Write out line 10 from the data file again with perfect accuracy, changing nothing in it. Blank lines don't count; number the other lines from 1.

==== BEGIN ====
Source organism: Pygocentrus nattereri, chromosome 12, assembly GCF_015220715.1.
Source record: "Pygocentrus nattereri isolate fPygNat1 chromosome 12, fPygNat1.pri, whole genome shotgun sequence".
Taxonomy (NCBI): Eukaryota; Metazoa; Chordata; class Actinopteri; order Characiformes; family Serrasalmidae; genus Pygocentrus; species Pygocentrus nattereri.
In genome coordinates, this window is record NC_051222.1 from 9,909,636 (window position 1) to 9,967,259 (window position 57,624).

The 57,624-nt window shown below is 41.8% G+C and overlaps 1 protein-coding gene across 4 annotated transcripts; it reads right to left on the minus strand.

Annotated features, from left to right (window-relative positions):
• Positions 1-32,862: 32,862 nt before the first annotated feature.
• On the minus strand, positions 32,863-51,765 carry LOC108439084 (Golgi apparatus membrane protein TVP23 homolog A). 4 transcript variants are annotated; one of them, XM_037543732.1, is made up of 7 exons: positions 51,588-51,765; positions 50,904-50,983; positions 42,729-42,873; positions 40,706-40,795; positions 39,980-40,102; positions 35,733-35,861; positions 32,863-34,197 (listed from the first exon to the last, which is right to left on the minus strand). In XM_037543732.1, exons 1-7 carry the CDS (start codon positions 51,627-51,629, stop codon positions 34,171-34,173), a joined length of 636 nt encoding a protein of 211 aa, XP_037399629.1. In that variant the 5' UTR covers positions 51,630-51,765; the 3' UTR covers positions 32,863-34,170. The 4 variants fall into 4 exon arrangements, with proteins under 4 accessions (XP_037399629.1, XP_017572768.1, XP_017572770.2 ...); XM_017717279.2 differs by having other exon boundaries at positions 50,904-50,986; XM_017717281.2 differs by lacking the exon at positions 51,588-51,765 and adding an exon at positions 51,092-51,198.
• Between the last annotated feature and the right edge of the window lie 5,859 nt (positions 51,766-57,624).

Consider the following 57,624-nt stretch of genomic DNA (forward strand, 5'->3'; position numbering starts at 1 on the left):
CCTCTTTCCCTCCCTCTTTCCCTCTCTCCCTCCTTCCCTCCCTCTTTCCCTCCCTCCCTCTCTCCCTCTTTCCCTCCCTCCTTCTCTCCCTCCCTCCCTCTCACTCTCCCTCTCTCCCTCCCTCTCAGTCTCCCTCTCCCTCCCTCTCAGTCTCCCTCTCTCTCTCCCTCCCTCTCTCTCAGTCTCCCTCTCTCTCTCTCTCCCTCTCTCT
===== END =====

Consider the following 57,624-nt stretch of genomic DNA (forward strand, 5'->3'; position numbering starts at 1 on the left):